Yes, many of them did. Specifically the third of four groups listed below. But that is not what finally won the war.
There were actually four groups of American soldiers. The first group was the smallest, numbering about 10,000, who were both trained and experienced. These men had marched and fought with George Washington in the first two years of the war, camped with him at Valley Forge in the winter of 1777-78, and were trained in marching and bayonet fighting there by (mostly) European officers such as (US-commissioned) General Friedrich Wilhelm von Steuben from Prussia. Naturally good at loading and shooting, these men were better than any in the British army.
The second group of men were subsequent regular recruits, who were trained but not experienced. They were put through similar training, but did not have the prior experience of the first group.
The third, and perhaps largest group, were men that were not formally trained by the regular army like the first two groups, but had military experience, usually fighting Native Americans. An example were the so-called "Overmountain Men", drawn from the mountainous areas at the borders of the modern Virginia/Kentucky, North Carolina/Tennessee, who fought the Cherokees. Such men formed irregular units that won notable battles at Kings Mountain and elsewhere in the South using guerrilla tactics. Some such units fought in northern battles such as the siege of Boston and Saratoga under officers such as Dan Morgan who taught them to target officers, "aim for the epaulette boys".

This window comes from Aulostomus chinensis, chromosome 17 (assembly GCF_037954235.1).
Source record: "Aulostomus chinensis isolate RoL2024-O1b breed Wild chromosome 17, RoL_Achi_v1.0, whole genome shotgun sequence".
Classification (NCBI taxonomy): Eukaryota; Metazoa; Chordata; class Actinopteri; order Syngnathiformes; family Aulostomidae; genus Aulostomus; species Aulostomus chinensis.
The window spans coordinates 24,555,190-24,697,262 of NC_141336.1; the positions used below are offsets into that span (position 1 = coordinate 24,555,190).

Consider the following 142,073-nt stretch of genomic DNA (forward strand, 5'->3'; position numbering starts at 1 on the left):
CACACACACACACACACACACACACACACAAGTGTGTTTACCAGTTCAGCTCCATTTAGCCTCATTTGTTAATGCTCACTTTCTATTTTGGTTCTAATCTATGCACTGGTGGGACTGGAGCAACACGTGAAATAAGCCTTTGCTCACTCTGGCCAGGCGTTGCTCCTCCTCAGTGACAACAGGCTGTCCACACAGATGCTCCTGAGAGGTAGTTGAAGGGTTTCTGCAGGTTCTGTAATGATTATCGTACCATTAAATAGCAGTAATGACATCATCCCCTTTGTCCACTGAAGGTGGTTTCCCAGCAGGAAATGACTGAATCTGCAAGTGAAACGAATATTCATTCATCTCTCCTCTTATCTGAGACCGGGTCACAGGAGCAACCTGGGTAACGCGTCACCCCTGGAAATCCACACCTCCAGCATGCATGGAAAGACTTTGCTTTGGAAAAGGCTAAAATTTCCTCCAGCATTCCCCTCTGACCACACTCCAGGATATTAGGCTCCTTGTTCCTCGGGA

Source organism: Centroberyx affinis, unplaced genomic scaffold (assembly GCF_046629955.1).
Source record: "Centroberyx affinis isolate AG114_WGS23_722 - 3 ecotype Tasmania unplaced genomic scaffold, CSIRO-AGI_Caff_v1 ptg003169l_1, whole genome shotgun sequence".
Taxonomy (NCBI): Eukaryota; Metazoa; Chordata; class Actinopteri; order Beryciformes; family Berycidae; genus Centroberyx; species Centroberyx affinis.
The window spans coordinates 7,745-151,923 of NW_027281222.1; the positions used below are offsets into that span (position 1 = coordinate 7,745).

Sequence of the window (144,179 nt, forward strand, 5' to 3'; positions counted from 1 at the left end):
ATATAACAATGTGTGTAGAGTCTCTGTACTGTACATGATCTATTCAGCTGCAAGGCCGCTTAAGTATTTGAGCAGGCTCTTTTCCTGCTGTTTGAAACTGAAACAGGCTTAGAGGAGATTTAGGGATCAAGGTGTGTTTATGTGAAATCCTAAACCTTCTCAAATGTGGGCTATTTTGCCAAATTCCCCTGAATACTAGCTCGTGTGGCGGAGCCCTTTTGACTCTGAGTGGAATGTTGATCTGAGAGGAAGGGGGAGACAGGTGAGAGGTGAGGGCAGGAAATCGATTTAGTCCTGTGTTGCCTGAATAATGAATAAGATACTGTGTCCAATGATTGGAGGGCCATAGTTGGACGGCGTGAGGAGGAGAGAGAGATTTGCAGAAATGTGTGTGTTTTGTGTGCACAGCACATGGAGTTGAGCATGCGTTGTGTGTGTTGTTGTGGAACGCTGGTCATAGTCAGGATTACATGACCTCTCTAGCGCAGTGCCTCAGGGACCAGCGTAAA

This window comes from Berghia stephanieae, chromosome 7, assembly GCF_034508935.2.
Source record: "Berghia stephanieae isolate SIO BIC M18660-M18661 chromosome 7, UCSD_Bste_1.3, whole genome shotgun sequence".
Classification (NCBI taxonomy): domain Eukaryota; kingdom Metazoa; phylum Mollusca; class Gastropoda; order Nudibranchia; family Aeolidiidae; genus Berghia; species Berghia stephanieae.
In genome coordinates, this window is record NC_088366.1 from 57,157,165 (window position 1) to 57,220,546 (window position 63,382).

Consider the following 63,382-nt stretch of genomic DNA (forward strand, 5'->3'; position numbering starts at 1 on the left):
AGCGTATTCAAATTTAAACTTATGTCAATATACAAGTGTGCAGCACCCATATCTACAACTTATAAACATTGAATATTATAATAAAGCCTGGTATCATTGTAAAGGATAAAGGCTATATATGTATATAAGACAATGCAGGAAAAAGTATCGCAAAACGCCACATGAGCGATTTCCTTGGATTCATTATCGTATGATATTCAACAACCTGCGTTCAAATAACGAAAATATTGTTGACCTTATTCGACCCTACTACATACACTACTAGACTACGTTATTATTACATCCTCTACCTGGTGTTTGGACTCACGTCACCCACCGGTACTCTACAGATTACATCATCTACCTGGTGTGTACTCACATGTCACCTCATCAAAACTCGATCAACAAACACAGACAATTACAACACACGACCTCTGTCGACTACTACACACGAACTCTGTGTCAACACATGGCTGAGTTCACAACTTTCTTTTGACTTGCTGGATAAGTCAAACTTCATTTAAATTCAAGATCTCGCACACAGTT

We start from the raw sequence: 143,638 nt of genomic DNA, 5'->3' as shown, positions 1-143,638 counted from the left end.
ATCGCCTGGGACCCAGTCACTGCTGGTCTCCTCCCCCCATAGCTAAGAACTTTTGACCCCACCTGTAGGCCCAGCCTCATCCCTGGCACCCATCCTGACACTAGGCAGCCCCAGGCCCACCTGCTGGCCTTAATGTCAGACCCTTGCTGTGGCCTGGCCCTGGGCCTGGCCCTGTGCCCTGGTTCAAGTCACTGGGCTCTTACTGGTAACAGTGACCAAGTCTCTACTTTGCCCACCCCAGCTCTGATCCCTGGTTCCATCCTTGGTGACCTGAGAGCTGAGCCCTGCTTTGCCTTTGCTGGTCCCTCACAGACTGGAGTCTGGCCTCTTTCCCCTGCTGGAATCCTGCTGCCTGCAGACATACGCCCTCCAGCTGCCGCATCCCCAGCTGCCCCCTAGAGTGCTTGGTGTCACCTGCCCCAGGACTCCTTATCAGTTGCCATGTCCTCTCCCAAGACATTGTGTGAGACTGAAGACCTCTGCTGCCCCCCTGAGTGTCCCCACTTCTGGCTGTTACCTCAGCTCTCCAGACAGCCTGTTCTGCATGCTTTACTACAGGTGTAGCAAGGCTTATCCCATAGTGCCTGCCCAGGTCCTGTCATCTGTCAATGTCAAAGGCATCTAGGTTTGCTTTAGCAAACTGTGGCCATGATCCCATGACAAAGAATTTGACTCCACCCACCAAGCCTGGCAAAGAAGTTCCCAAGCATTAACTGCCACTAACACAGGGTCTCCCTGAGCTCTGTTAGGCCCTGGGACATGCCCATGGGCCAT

And the fourth group of men were raw militia, who did not have either the training or the experience of the first three groups. Such men were almost useless, although they did "pad the rolls" on the American side at a number of battles, notably Camden, South Carolina.
It is worth noting that men that got most of their experience by "learning" guerrilla tactics from Indians (through opposing them) were not as good as trained "regular" troops, except in special circumstances (like fighting from cover). Even so, they were decidedly better than militia with no experience, and thereby formed a pool of men that gave the British unexpected difficulties. It was not that their "flexible" guerrilla tactics usually led to victory. Instead they lost battles at a lower-than-expected rate until help arrived from Europe beginning in late 1777, or early 1778. Put another way, such men "beat the spread."
It is important to note that the American Revolution was finally won at e.g. Yorktown by trained troops, both "native" recruits in the first two groups, and the ones we received from France.